In Leadville, Colorado, Captain Rhodes and his army seals off the town to contain an influenza-type epidemic. The locals are not allowed to leave the town and the Pine Valley Medical Center is crowded with sick people. Corporal Sarah Bowman was born and raised in Leadville and goes to her home with Private Bud Crain to visit her mother. Sarah finds that her mother is ill and takes her to the local hospital. However, the sick people suddenly transform in flesh eating, fast moving zombies which attack the non-infected humans. Sarah, Bud and Private Salazar get a jeep and head to the town exit to escape from the dead. But Sarah hears the voice of her brother, Trevor, on the radio and is compelled to go to the radio station where Trevor is hidden with his girlfriend Nina. The group of survivors drives to the isolated Nike missile site seeking shelter, where they discover an underground army base.Written by
Claudio Carvalho, Rio de Janeiro, Brazil
Song playing in the background, about 7 minutes into the movie is the theme tune to iZombie, a TV show where the lead character is a zombie. See more »
Private Crain did not attack the other survivors after he turned into a zombie. The explanation given (by Sarah) is that the zombies retain some portion of their former selves, and that he was a vegetarian, thus not interested in them for their meat. If we accept this explanation, then following the same logic, while walking in the woods not long after, he should be trying to eat the available vegetation (trees, flowers etc). However, he does not. Therefore, there is either an error in that he didn't eat plants when he would have done, or a plot hole in why he wasn't eating the survivors. See more »
This shit right here was made for me. Uh-huh. Whoo.
[raises machete in the air]
By the power of Grayskull. Yeah.
Okay. Stop fucking around and start loading the stuff up.
How long are you gonna keep cussing at me? You see this? This is a machete. Unappreciative ass. See if I save your ass again.
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-** SPOILER ALERT! *** The alternate ending on the DVD has Salazar's character disappearing off screen after opening fire in the Nike missile silo. He screams, fires again, then the horde of zombies appears. The film continues exactly as it did in the theatrical release, until, as they escape in the SUV, they pass a building in the exterior of the missile base. Salazar emerges, screaming that he wasn't bitten, and muttering that everyone expects the black guy to die. He gets into the SUV, and they drive off. At that point, the screaming zombie pops into frame. See more »
When I started watching this movie I was a tad worried, it being a remake of one of my favourite zombie movies of all time, however, I found myself kinda enjoying it. That is, until the zombies came out to play. Really, what were the cast and crew thinking when they were making this? Nothing was done well, even the presence of Mena Suvari could not save the movie from the dregs of shoddiness. Bad CGI, wooden acting, zombies with super-human abilities, a lazy script and clichéd characters all contribute to make this "remake" a mess. I mention remake that way because it bears very little similarity to George A. Romero's dark, violent, claustrophobic 1985 film. The nods to the original include character's names, one line spoken by the main character and the last 20 minutes being set in an underground bunker.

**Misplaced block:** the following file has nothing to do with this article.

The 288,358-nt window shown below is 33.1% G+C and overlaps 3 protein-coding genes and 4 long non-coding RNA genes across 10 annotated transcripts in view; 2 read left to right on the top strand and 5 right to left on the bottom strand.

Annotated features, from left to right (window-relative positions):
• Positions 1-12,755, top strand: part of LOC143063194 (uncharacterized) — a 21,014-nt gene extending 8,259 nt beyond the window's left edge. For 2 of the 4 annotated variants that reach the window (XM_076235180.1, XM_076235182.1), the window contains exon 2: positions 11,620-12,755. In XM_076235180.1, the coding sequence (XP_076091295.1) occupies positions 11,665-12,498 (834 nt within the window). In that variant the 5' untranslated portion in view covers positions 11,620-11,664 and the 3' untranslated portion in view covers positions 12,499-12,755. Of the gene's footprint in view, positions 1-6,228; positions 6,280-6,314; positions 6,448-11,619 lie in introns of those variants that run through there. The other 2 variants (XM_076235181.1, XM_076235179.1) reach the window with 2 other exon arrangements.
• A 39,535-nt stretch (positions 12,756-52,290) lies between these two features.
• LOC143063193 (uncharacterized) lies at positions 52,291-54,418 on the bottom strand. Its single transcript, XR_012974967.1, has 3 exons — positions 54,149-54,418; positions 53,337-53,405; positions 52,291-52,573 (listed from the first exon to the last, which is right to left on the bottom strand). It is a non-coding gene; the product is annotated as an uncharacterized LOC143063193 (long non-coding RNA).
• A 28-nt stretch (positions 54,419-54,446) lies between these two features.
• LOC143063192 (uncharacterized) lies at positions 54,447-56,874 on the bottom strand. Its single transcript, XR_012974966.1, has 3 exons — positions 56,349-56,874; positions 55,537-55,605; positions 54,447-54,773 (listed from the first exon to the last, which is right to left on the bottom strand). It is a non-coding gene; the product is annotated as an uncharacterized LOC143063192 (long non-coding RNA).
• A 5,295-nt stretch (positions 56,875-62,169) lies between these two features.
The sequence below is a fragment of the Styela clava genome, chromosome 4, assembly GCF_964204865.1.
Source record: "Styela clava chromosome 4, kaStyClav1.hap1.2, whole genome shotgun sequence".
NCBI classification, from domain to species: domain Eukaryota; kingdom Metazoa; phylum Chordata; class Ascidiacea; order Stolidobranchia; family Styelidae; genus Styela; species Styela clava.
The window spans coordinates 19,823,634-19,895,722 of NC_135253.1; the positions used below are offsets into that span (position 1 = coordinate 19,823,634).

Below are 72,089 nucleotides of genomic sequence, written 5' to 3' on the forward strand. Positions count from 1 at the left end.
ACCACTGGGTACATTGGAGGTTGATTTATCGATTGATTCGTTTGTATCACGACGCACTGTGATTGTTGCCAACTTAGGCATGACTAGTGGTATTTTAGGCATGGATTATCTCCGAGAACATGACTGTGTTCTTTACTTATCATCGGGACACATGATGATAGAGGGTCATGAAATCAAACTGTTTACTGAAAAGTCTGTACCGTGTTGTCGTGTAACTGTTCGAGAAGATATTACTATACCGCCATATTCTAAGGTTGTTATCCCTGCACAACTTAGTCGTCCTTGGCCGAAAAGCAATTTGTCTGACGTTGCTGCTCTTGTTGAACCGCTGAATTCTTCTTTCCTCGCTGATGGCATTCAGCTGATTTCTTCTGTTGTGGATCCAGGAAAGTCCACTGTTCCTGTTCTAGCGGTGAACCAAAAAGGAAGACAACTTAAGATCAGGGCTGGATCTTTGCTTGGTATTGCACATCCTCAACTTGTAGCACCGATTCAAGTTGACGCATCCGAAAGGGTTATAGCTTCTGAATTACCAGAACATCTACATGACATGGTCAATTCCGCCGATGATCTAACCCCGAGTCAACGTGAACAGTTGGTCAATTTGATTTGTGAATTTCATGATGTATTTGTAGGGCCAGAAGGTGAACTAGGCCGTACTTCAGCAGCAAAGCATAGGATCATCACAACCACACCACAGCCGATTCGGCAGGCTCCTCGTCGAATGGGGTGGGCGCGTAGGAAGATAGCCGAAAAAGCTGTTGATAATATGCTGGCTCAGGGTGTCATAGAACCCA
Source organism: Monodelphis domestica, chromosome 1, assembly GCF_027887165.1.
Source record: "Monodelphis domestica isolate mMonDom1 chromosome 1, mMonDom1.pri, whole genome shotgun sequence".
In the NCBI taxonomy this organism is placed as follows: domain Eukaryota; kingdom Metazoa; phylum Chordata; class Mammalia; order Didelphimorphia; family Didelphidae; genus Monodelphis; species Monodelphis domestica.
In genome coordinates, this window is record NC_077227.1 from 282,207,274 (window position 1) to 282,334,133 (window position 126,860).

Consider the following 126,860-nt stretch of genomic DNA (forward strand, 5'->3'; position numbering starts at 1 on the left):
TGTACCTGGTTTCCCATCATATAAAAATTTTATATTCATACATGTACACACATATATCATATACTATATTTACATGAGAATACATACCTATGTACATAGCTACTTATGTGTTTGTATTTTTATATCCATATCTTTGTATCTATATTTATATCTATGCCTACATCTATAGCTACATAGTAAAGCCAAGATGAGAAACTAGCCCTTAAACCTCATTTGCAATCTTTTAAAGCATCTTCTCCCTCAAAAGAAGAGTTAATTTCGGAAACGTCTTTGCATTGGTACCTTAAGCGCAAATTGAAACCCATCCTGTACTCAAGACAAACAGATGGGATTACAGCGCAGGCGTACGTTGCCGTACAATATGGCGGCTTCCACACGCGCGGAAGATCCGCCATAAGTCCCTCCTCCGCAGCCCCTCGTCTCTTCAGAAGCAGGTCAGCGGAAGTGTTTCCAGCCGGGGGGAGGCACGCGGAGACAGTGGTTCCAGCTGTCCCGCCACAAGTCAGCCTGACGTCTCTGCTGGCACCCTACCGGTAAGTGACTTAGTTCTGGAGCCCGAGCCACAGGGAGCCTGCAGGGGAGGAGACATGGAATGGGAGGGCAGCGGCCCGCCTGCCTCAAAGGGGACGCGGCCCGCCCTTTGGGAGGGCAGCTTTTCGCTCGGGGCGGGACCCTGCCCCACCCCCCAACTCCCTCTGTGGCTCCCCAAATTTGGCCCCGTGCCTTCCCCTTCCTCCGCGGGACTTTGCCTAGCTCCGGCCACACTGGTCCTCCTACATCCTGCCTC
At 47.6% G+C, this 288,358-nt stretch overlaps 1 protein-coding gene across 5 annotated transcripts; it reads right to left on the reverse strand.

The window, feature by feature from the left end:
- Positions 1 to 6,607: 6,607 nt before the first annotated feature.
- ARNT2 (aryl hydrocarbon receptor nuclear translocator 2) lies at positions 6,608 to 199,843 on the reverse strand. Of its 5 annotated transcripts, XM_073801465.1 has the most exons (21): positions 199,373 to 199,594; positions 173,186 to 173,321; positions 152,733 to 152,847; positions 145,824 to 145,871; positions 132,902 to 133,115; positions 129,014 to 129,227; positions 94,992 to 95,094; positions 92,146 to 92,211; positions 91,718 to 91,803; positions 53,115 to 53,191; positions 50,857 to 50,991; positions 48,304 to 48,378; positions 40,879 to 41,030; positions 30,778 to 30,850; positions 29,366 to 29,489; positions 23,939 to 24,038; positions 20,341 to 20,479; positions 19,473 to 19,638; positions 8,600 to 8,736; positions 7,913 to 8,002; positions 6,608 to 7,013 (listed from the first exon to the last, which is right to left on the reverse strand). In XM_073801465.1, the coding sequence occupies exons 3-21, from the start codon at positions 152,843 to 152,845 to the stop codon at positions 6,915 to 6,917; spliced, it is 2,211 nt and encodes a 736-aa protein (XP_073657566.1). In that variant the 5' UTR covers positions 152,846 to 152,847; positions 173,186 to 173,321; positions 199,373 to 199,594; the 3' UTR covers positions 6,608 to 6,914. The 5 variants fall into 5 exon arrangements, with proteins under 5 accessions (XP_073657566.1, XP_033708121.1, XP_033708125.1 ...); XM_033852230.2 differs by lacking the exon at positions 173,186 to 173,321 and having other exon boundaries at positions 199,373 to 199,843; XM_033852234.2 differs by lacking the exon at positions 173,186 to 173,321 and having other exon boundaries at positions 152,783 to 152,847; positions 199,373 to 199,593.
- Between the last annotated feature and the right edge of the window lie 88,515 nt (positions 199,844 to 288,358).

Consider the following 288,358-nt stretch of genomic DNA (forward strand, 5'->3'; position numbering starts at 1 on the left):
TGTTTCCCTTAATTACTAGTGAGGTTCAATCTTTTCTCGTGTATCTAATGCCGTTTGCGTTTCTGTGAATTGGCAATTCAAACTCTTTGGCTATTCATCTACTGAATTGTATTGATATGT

Day of the Dead opens with four teenagers in the woods doing what any teen in a horror movie would be doing. Meanwhile, the army have got the city quarantined due to a flu outbreak (although we know it is so much more than that). Corporal Sarah Bowman (Mena Suvari) is put in charge of three younger soldiers (although one disappears after a minute introduction). She takes one of the them, Bub (Stark Sands) to pick up her sick mother and take her to the local medical centre. Along for the ride is her younger brother Trevor (Michael Welch) and his girl Nina (AnnaLynne McCord). When they arrive at the hospital, all hell breaks loose when the virus is unleashed and turns most of the town into zombies. From here on the movie is a standard action/horror flick with the survivors going from one place to another trying to find shelter.
First things first, the zombies in this film are stupid creations. I do not know who thought that zombies should be able to not only run, but climb walls and ceilings, jump out of two-story windows without damage, drive cars and shoot machine guns. These were like super-zombies that for some reason decayed massively when they turned, but lost no strength. No explanation was given for these zombies except for the fact it was a biochemical weapon (surprise). Not only were the undead unbelievable, but they were CGI...and bad CGI at that. I have never seen so much digital blood and gore, it was poor and only added to the straight-to-DVD feel. The entire cast were bad, Mena Suvari looked like she just needed the money as her performance was dull and by-the-numbers. Nick Cannon should never be allowed to act, but he was not assisted by the dumb script with some appalling one-liners ("by the power of grey skull"?) and rather confusing scenes of civilians becoming master gunman in mere seconds.
Basically, this is a bad movie whether you consider it a remake of Romero's film or a standalone zombie flick. It is not even "so bad it's funny," it is just bad. Sure, it is not the worst movie ever made and it is fast paced enough to never become boring, but there are so many other zombie movies out there that Steve Miner's Day of the Dead should be at the bottom of the need-to-see list.
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